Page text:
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£10/hr Now! Because the bills keep coming and the rent won't wait!
'Because the bills keep coming and the rent won't wait'. This slogan, a version of which was used by Seattle's victorious $15Now campaign, makes the case for raising the minimum wage devastatingly clear.
In Seattle, big business funded politicians argued that multi-billion dollar companies 'couldn't afford' higher wages. But for workers, not affording things means the gas cut off, an eviction notice through the letterbox or a knock at the door from a bailiff. So when McDonalds' CEO says his company is feeling the squeeze, we know to take it with a pinch of salt.
Back in Britain, the economic recovery is apparently now in full swing. More than six years after the financial crash, national GDP is finally back where it was in 2007. But any expected fanfare greeting this news has been muted.
Tory Chancellor George Osborne was at pains to explain that the tough times are here to stay. His caution is an indication of something even the most out-of-touch politician understands: with never-ending austerity and ever-shrinking wage packets - there's no recovery for us.
Any recovery ordinary workers do experience will have to be fought for. Just like in Seattle, where a mass grassroots campaign - combined with the election of Socialist Alternative's (co-thinkers of the Socialist Party in the US) city councillor, Kshama Sawant - succeeded in defeating big business, the Socialist Party says that here too, we will have to organise if we want a better deal.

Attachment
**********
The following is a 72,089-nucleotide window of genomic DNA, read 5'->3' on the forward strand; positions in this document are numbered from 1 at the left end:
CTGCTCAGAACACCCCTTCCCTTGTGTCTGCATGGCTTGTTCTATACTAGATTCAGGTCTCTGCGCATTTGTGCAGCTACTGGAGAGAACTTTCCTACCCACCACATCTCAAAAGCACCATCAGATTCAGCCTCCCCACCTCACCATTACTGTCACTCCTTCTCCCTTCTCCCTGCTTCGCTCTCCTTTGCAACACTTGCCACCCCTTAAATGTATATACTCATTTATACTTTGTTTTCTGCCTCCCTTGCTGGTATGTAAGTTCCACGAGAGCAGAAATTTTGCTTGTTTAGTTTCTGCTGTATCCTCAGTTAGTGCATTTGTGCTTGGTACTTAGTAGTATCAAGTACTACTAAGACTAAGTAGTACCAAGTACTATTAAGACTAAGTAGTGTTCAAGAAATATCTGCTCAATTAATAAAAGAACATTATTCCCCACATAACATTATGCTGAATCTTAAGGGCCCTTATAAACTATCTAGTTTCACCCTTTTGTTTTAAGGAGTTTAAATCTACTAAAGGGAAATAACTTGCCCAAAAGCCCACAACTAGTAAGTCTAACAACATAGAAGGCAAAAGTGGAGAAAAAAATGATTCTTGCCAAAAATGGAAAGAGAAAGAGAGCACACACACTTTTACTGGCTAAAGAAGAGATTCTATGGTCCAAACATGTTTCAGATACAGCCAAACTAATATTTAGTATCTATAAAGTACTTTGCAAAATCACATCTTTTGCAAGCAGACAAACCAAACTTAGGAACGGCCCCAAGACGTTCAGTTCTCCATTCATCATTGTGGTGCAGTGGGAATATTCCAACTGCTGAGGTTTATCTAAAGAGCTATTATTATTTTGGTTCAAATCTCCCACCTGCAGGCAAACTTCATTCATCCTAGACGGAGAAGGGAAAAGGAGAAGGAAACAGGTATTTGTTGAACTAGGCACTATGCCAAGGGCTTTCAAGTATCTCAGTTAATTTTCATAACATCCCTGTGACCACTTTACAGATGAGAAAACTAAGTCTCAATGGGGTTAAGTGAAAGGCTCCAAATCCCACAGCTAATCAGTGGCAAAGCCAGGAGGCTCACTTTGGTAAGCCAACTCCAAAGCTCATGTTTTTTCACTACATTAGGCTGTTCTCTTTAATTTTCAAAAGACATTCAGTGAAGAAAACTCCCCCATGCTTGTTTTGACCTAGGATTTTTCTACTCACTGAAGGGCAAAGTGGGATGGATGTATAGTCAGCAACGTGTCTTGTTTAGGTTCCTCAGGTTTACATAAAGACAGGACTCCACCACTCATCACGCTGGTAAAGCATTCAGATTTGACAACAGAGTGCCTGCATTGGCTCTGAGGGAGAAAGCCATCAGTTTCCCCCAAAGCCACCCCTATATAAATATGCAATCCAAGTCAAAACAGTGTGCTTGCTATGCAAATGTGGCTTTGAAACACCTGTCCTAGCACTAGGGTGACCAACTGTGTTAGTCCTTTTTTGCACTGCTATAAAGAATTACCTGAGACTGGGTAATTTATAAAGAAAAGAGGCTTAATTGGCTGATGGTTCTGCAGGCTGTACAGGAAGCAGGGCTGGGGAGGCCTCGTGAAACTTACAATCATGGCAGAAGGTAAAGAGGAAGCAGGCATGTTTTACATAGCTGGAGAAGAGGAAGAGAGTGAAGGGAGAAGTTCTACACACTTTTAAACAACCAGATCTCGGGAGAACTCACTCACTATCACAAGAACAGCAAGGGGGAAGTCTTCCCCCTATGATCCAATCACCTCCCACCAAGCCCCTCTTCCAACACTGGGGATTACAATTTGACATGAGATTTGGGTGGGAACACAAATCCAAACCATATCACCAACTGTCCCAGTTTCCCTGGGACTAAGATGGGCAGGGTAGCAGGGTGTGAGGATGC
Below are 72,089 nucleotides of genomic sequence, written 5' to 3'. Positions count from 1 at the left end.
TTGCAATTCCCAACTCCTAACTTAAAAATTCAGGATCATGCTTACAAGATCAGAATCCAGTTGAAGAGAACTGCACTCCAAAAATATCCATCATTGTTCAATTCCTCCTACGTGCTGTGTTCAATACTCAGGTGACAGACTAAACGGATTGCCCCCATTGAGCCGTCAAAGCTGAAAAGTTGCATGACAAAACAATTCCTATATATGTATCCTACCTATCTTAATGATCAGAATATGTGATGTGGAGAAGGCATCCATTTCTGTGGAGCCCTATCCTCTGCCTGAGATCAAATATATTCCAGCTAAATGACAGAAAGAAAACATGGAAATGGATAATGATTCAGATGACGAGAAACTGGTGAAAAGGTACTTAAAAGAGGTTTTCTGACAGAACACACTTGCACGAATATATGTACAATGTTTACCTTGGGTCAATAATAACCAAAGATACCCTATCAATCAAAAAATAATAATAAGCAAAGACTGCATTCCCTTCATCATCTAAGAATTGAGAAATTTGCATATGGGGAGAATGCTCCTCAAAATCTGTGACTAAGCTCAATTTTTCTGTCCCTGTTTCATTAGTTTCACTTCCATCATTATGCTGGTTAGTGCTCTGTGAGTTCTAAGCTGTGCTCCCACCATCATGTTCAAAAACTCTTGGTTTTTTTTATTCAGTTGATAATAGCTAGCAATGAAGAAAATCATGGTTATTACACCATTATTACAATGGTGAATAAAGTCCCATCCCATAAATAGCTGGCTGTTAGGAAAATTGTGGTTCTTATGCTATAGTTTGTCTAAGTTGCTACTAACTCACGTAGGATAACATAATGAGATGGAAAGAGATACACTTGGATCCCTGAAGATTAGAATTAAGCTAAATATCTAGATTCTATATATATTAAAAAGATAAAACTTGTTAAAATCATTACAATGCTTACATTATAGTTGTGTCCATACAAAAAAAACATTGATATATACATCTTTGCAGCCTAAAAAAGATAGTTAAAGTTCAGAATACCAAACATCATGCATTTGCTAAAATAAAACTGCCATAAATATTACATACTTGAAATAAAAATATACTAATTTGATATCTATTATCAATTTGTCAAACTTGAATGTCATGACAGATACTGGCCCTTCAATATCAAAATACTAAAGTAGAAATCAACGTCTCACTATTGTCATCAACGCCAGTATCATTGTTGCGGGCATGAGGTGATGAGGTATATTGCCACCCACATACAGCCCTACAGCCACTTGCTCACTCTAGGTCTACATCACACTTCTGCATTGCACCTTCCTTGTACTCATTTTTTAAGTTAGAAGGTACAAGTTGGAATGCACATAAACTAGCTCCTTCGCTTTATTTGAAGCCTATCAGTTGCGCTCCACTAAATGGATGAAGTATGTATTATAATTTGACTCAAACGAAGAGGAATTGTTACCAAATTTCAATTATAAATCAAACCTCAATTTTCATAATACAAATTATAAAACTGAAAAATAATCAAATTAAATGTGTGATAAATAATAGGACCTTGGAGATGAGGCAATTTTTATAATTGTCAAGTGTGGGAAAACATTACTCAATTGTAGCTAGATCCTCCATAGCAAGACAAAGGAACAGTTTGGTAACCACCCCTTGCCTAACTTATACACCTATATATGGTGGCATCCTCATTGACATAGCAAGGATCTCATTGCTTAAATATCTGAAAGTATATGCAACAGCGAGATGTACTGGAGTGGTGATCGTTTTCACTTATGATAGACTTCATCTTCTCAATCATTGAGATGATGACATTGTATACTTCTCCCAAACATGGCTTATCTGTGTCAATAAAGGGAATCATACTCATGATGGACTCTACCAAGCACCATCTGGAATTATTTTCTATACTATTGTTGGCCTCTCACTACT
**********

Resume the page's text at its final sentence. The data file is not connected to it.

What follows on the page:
Inspired by the success workers have had in the US, the campaign to raise the minimum wage here is getting underway. The call for £10 an hour has won the backing of large numbers of trade unionists, low-paid workers and campaigners.
The Bakers' Food and Allied Workers' Union (BFAWU) - who initiated the Fast Food Rights campaign - were the first union to back a call for £10. Since then, the GMB has got behind the fight. Youth Fight for Jobs and the National Shop Stewards Network are proudly working alongside these unions with the aim of building the kind of movement capable of winning a minimum wage workers can hope to live on.
To those who argue that this minimum wage rise would be 'too much too soon', we will ask why there was no such outcry when the average rent deposit rose by over 50% in the last seven years. When multinationals plead poverty, we will demand they open their books to show us where their money really goes.
And when politicians tell us that these difficult times mean workers must be prepared to put up with less, we'll have a simple answer: The bills keep coming and the rent won't wait.
28 Jul Jobs and homes for all
28 Jul Nationality and borders bill
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